The village of Woodborough is largely located to the south west of the Church of St. Mary Magdalene on a cul-de-sac (Church Road) off the Pewsey road. In addition to Woodborough, the Parish includes the settlements of Little Woodborough, (Woodborough) Sands, Hurst and Honey Street (including Honey Street Wharf). However, Honey Street is much closer to the Parish Church of Alton Barnes and in 1928 it was detached from the ecclesiastical Parish of Woodborough and added to that of Alton Barnes.
Buildings and Land
Berkshire and Hampshire Railway
In 1862 an extension of the Berkshire and Hampshire railway was opened, providing access by rail to Devizes. The station of Woodborough was actually located in the Parish of Beechingstoke at Perry's Corner (the initial proposal was to name the station halt Perry's Corner, rather than Woodborough). The Station Hotel was located just north of the crossroads at Little Woodborough, opposite the Rose & Crown, and is now a private residence. Woodborough station closed in 1966 but the modern day line from London Paddington to Penzance still passes just beyond the southern edge of the Parish. The nearest mainline station is located at Pewsey, 3.5 miles away.
Several farms and manors have been listed in the Parish, many of which have been either divided, or amalgamated, over time. Historically, the main form of agriculture has been arable farming with some sheep farming. Until the mid 17th century, the Parish was divided into four common arable fields. In the north of the Parish were West Clay and East Clay fields and, in the south, West Sands and East Sands fields. By the beginning of the 19th century all the common fields had been enclosed and the modern pattern of farming units began to emerge.
The Manor House on the Pewsey Road was originally the farm house for Woodborough Farm. However, the largest farm in the Parish is now Church Farm (arising from an earlier farm known as Hillersdon Farm), which is a mix of dairy and arable farming. Other farms in the Parish now include Sands Farm, Honey Street Farm, Hurst Farm and Fairfield Farm.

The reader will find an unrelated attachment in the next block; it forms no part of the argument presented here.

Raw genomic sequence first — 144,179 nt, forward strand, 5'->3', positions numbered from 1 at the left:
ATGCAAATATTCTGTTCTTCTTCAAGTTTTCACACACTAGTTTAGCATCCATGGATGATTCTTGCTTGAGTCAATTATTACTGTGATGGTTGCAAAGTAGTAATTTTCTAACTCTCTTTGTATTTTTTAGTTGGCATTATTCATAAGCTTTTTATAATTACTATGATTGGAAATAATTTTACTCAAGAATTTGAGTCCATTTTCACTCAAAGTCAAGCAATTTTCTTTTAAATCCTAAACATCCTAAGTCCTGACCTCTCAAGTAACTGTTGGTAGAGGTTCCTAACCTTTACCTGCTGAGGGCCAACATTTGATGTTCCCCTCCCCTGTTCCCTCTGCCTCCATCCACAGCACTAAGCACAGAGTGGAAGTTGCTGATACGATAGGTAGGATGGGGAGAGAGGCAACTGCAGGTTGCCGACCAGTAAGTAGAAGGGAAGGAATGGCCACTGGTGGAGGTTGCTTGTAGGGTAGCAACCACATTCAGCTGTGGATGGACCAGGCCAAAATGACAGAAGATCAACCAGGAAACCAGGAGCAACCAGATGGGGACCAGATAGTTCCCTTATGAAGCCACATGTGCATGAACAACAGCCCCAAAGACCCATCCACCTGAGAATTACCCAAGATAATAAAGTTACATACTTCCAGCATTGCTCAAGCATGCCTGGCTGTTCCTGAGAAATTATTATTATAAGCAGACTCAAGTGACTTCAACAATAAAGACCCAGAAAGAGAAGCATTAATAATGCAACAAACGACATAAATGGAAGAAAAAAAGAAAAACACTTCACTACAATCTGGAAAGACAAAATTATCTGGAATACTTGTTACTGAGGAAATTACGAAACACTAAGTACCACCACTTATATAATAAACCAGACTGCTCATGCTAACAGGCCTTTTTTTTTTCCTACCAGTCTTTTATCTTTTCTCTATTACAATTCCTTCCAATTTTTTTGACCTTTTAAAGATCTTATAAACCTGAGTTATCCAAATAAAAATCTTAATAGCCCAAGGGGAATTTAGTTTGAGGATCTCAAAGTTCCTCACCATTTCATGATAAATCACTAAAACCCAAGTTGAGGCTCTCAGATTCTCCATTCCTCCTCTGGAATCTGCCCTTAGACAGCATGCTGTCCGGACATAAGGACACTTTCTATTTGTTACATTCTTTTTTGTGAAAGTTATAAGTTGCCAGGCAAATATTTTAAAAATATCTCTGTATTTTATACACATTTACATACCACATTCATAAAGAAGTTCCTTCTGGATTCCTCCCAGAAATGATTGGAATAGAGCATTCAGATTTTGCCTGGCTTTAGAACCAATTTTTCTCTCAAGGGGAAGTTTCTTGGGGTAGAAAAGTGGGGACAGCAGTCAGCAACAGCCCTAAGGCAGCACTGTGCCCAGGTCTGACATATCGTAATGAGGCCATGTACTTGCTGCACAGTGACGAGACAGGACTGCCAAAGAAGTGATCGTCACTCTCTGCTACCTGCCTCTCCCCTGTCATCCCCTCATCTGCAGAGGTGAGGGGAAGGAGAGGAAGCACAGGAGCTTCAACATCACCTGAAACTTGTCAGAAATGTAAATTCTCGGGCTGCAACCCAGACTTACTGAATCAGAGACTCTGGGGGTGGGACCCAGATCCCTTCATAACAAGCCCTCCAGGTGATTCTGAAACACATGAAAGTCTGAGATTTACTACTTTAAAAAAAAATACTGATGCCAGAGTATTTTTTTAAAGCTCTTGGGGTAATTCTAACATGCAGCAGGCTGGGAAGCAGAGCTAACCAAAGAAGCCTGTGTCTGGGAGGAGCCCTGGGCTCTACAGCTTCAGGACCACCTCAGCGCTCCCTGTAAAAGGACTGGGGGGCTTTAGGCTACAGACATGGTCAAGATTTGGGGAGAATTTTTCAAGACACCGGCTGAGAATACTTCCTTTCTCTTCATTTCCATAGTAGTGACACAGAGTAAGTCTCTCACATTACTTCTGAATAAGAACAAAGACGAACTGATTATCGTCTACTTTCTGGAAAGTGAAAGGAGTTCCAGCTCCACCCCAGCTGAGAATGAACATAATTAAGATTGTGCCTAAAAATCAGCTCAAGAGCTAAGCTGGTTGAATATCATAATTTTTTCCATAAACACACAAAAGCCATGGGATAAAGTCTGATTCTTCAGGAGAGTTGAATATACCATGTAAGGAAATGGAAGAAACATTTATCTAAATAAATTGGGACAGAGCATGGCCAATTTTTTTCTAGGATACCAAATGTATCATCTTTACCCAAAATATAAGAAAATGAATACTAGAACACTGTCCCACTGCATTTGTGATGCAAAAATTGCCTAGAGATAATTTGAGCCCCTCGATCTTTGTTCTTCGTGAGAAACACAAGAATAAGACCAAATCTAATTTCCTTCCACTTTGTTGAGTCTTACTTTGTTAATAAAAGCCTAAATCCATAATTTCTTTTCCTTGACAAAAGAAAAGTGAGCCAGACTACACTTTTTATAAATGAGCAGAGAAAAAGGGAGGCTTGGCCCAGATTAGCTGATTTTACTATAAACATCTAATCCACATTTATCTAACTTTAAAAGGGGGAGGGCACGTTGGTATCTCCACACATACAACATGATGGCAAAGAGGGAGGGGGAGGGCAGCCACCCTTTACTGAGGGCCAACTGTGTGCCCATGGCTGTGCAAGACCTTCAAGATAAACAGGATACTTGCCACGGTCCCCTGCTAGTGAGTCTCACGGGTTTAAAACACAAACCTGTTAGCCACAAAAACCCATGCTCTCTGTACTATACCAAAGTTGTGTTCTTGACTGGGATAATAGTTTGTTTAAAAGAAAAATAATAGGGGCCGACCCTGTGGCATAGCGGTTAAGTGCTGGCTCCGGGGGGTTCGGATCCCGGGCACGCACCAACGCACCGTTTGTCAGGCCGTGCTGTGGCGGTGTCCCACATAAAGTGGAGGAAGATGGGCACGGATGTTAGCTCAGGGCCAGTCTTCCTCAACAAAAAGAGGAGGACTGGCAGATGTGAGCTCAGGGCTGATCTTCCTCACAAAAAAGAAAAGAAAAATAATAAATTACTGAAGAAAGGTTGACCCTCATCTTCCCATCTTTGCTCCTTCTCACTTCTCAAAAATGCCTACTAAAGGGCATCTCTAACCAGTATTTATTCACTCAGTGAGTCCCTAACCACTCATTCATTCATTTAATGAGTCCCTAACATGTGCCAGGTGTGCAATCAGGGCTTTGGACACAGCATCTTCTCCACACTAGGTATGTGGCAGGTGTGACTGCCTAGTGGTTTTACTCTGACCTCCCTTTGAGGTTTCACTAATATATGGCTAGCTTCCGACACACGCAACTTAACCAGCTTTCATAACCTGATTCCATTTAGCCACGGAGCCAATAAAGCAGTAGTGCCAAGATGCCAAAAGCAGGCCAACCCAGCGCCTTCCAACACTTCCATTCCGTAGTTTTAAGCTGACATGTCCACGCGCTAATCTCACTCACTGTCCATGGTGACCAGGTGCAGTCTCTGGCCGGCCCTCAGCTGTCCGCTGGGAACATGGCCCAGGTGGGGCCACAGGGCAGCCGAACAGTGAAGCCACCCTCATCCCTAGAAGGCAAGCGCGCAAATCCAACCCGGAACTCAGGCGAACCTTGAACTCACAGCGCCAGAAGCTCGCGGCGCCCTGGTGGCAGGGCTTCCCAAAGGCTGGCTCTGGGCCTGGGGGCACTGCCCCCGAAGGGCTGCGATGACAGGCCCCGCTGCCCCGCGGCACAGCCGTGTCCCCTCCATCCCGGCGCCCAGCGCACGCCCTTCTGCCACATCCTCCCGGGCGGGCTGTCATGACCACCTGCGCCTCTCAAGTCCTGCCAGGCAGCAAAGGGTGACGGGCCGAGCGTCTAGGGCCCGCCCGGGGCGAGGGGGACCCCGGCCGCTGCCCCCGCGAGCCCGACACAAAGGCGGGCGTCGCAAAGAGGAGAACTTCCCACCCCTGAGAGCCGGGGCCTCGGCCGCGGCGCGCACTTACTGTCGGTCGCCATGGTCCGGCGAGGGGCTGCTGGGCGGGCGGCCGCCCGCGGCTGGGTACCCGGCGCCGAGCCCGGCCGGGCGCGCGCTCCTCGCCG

For much of the 20th century, Woodborough was associated with the growing of daffodils and tulips, which were then transported by train to Covent Garden. These were grown at Nursery Farm, established in 1855 (the date and initials JS are carved on the beams of two of the original barns), which in fact was located in the detached tithing of Manningford Bohune in the Parish of Wilsford. Most of the land is now part of Woodborough Garden Centre.
Kennet to Amesbury Turnpike Road
The Kennet and Amesbury Turnpike Road Act was passed in March 1840 and legislated for the creation of a turnpike road connecting an existing turnpike road at East Kennet (now the A4) with the town of Amesbury (together with a number of side roads). This was one of the last turnpike roads created in England and the last in Wiltshire. The north-south road through the Parish of Woodborough (passing through Honey Street and the crossroads at Little Woodborough towards Hillcot) formed part of the principal road and two turnpike gates were located in the Parish. Although construction work began in June 1840, it is unlikely that tolls were collected until the summer of 1841 when the location of the two toll gates was fixed. The Kennet and Amesbury Turnpike Trust ceased, with the toll gates being removed, on 1 November 1877.